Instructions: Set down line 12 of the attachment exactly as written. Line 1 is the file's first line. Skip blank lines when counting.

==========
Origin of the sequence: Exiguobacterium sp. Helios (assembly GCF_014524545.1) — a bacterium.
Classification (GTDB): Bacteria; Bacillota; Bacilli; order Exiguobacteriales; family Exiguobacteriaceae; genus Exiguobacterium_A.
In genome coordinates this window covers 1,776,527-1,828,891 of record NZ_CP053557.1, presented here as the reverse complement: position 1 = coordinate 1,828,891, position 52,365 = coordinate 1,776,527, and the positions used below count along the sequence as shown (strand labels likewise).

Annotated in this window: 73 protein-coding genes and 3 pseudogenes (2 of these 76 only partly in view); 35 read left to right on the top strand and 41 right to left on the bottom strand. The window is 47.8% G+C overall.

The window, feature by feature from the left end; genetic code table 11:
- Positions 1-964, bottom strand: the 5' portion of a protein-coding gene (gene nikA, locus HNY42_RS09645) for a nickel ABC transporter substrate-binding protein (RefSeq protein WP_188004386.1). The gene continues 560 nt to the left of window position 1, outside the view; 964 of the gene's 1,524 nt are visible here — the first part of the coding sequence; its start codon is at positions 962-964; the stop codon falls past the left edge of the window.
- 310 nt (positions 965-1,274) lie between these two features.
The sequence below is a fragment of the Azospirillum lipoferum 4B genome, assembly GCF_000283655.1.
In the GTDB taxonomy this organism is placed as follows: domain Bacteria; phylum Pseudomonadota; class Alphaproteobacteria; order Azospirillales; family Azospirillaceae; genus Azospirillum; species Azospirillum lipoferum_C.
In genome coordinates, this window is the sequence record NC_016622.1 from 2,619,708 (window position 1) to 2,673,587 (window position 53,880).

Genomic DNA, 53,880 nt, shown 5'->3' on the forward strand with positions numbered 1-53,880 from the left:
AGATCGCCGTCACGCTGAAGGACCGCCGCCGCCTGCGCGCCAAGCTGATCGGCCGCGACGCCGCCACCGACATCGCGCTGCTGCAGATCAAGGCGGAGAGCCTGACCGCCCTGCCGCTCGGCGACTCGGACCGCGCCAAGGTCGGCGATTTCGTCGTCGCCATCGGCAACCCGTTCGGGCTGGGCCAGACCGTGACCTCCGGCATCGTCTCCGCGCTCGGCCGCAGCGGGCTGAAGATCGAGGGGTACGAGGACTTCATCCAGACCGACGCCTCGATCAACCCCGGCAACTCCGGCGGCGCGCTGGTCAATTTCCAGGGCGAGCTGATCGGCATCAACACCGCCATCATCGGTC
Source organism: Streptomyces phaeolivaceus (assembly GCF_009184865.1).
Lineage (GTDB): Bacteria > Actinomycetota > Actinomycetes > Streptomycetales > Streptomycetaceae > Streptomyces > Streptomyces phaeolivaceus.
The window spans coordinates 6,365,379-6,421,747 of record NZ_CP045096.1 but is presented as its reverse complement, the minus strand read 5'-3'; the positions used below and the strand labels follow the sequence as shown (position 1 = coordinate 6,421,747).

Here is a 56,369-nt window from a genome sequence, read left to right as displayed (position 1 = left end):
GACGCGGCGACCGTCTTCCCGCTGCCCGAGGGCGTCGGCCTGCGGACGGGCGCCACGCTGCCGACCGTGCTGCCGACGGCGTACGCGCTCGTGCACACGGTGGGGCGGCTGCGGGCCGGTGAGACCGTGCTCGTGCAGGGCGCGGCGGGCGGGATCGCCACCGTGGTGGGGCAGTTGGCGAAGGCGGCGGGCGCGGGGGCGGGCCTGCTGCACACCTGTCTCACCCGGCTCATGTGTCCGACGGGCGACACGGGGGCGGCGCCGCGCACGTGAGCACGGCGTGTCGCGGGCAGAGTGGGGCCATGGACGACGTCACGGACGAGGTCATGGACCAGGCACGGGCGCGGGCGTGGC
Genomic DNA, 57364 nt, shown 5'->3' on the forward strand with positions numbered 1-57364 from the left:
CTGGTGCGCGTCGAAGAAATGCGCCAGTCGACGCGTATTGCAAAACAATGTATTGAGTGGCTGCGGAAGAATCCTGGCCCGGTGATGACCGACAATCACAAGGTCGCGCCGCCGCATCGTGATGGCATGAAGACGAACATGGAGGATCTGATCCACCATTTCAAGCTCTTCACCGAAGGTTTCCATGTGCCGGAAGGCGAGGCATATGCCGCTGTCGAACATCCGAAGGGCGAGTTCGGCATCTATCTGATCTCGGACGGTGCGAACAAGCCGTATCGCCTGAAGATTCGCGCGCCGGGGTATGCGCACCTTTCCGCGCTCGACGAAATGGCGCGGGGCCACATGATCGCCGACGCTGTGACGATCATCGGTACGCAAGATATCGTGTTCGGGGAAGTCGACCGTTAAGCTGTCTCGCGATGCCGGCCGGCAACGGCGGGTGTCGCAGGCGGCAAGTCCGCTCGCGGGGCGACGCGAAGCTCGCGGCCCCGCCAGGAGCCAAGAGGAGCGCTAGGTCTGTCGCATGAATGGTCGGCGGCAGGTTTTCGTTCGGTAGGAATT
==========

AGATCGCCGTCACGCTGAAGGACCGCCGCCGCCTGCGCGCCAAGCTGATCGGCCGCGACGCCGCCACCGACATCGCGCTGCTGCAGATCAAGGCGGAGAGCCTGACCGCCCTGCCGCTCGGCGACTCGGACCGCGCCAAGGTCGGCGATTTCGTCGTCGCCATCGGCAACCCGTTCGGGCTGGGCCAGACCGTGACCTCCGGCATCGTCTCCGCGCTCGGCCGCAGCGGGCTGAAGATCGAGGGGTACGAGGACTTCATCCAGACCGACGCCTCGATCAACCCCGGCAACTCCGGCGGCGCGCTGGTCAATTTCCAGGGCGAGCTGATCGGCATCAACACCGCCATCATCGGTC